Reading Tips to Help Your Child

Children are made readers on the laps of their parents.


  • When you read to your child, let your child select the book. Follow the words with your finger as you read.
  • Explain words to your child and ask questions to be sure he/she understands. Have your child draw a picture and/or write a few sentences about what has been read.
  •   Be a good listener when your child tells stories, asks questions, or reads to you. This encourages your child and helps in language and reading skill development.
  •   Read to your child, or with your child, every day (for 20-40 minutes, preferably).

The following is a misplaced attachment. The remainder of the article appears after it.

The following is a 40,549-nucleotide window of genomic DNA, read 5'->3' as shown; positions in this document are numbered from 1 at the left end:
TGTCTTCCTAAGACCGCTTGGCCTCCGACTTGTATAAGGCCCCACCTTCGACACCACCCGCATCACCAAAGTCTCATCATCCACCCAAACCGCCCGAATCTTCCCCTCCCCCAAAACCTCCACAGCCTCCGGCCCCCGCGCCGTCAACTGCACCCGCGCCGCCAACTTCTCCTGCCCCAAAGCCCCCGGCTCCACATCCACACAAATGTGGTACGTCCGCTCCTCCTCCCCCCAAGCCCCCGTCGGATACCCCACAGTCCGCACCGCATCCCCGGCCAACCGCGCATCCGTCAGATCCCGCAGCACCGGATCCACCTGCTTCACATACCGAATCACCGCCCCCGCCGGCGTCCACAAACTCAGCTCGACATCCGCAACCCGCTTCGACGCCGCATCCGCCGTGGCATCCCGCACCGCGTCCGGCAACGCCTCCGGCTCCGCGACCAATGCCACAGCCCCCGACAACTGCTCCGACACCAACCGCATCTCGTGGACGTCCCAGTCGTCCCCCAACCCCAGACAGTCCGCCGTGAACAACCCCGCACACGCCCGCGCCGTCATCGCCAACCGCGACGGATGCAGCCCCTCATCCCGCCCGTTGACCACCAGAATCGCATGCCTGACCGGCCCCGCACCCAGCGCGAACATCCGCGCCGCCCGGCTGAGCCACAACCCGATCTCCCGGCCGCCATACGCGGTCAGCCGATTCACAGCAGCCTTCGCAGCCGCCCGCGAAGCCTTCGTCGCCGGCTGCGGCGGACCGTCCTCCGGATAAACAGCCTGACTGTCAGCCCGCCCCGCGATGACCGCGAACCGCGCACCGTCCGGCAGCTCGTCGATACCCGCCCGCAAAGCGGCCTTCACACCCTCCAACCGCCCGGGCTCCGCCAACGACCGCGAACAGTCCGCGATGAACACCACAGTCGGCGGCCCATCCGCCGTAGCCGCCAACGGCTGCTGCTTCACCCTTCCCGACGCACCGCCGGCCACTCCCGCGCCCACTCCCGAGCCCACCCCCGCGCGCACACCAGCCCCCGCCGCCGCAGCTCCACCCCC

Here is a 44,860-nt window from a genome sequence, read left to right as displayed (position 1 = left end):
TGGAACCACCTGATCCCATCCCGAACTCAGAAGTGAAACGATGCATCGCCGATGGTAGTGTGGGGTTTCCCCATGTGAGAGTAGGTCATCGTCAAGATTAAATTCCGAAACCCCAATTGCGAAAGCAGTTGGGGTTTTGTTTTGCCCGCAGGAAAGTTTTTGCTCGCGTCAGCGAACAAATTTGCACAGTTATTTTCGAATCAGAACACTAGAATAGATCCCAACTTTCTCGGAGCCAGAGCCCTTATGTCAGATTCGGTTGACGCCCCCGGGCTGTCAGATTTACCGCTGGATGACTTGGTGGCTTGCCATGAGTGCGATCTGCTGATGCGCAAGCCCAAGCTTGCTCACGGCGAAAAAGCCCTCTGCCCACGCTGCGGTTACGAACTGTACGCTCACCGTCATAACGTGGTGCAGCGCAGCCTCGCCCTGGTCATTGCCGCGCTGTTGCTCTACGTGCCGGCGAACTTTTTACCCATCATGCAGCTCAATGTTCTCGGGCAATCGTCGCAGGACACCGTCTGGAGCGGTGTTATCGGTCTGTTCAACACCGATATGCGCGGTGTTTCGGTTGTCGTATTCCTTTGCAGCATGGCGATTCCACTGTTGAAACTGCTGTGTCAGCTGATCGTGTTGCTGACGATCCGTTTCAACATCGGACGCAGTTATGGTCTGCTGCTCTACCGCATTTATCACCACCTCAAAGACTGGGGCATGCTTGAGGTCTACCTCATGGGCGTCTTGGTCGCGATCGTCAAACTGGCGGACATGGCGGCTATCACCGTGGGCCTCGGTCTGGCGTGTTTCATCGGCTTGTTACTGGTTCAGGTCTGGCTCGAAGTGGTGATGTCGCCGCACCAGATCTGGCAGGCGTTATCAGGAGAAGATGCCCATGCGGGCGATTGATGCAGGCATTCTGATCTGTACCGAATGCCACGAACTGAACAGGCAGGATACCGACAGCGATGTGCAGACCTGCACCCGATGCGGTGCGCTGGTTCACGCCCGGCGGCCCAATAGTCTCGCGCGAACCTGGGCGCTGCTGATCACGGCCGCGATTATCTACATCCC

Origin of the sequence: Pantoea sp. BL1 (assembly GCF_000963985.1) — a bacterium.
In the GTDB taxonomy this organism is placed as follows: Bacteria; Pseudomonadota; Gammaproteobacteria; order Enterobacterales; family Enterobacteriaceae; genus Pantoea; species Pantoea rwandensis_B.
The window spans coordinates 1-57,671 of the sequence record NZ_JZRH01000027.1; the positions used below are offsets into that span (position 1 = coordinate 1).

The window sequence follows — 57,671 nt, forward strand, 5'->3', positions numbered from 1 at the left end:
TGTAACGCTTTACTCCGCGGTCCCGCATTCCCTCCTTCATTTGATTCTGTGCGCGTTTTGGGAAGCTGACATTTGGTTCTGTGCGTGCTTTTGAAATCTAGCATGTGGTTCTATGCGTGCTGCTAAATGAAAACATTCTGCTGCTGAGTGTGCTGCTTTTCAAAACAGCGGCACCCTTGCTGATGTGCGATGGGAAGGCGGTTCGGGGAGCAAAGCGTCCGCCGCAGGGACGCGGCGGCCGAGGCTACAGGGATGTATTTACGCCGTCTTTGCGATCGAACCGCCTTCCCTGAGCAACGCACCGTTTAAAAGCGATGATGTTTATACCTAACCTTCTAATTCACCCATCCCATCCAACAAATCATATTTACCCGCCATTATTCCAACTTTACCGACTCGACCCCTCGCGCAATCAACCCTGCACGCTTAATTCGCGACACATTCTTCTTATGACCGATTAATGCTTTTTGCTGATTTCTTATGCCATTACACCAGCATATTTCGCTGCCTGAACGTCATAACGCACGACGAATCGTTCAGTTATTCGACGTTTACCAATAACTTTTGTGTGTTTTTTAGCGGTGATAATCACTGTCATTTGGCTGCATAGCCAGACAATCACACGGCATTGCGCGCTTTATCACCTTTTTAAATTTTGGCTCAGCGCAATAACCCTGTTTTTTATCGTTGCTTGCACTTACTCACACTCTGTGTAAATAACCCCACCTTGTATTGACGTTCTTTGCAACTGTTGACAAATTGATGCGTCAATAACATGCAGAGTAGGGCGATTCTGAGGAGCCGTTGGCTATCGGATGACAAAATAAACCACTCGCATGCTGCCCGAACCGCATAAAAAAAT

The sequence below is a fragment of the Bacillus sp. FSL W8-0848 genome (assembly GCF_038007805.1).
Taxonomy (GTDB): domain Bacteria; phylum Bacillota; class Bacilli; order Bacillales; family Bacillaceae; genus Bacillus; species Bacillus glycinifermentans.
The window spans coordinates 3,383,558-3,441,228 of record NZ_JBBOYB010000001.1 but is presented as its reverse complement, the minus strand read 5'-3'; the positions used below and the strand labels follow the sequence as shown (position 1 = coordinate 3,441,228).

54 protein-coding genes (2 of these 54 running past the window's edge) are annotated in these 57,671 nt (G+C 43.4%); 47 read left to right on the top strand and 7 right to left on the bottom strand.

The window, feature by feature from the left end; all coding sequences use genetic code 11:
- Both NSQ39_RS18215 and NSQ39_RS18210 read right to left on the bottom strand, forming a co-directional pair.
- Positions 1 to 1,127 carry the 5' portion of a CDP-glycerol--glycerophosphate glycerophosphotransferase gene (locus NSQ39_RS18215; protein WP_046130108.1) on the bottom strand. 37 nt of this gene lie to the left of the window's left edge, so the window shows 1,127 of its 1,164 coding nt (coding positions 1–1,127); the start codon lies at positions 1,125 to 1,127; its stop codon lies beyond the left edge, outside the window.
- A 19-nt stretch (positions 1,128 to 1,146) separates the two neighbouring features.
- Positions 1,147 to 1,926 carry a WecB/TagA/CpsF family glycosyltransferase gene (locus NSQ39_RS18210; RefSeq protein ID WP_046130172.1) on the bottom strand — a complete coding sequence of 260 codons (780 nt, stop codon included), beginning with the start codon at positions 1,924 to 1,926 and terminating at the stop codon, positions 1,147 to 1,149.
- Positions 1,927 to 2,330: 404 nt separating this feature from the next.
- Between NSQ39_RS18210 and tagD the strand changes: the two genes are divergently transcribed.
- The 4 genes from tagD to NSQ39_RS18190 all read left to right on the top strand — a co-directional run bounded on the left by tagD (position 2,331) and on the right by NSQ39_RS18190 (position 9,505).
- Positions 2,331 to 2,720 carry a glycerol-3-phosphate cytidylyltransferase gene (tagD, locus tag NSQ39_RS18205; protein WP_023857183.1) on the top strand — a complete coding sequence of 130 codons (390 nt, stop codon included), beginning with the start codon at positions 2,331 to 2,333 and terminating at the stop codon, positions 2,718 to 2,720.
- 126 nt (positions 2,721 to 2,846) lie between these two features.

•   Write down your child’s stories or have him/her write them down (if writing skills are developed). Seeing his/her own words in print helps to connect reading and writing concepts.
  •   Talk about what you are reading and allow your child to interrupt and ask questions. This helps involve him/her in the story or reading material, and also increases understanding of what is read.
  •   Be a good reading model for your child: if s/he sees you read, s/he is more likely to be interested in reading.
  •   Have a variety of reading materials available (books, magazines, newspapers).
  •   Provide your child with a desk to read or study in a quiet area, and provide a shelf on which to store books.
  •   Take your child to the library regularly (get a library card…it’s free!); browse through the books or ask the librarian for help. Attend the library story-times with young children.
  •   Go to bookstores, used-book stores, or flea markets, to look for books. Buy books for your child and/or encourage him/her to buy books.